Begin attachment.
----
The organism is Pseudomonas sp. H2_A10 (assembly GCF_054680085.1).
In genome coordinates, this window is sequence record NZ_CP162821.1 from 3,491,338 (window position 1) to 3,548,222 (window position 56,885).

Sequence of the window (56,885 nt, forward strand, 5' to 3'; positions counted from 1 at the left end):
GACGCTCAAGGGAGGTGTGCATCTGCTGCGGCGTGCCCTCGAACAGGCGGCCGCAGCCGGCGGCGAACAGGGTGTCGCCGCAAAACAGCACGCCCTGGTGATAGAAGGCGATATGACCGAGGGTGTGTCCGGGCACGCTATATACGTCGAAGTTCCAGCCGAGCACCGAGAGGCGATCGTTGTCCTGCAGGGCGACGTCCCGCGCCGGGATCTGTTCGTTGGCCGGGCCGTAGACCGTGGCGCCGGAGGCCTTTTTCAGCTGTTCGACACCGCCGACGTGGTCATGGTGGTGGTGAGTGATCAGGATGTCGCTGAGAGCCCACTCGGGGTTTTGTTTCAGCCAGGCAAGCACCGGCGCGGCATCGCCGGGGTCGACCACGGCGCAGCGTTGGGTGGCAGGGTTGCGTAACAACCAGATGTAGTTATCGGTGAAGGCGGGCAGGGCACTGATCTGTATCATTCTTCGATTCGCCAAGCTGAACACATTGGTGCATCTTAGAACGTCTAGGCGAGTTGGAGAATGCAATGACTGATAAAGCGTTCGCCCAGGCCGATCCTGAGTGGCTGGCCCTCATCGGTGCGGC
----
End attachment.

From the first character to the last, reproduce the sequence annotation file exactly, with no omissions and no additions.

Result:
The organism is Pseudomonas sp. H2_A10 (assembly GCF_054680085.1).
In genome coordinates, this window is sequence record NZ_CP162821.1 from 3,491,338 (window position 1) to 3,548,222 (window position 56,885).

Sequence of the window (56,885 nt, forward strand, 5' to 3'; positions counted from 1 at the left end):
GACGCTCAAGGGAGGTGTGCATCTGCTGCGGCGTGCCCTCGAACAGGCGGCCGCAGCCGGCGGCGAACAGGGTGTCGCCGCAAAACAGCACGCCCTGGTGATAGAAGGCGATATGACCGAGGGTGTGTCCGGGCACGCTATATACGTCGAAGTTCCAGCCGAGCACCGAGAGGCGATCGTTGTCCTGCAGGGCGACGTCCCGCGCCGGGATCTGTTCGTTGGCCGGGCCGTAGACCGTGGCGCCGGAGGCCTTTTTCAGCTGTTCGACACCGCCGACGTGGTCATGGTGGTGGTGAGTGATCAGGATGTCGCTGAGAGCCCACTCGGGGTTTTGTTTCAGCCAGGCAAGCACCGGCGCGGCATCGCCGGGGTCGACCACGGCGCAGCGTTGGGTGGCAGGGTTGCGTAACAACCAGATGTAGTTATCGGTGAAGGCGGGCAGGGCACTGATCTGTATCATTCTTCGATTCGCCAAGCTGAACACATTGGTGCATCTTAGAACGTCTAGGCGAGTTGGAGAATGCAATGACTGATAAAGCGTTCGCCCAGGCCGATCCTGAGTGGCTGGCCCTCATCGGTGCGGC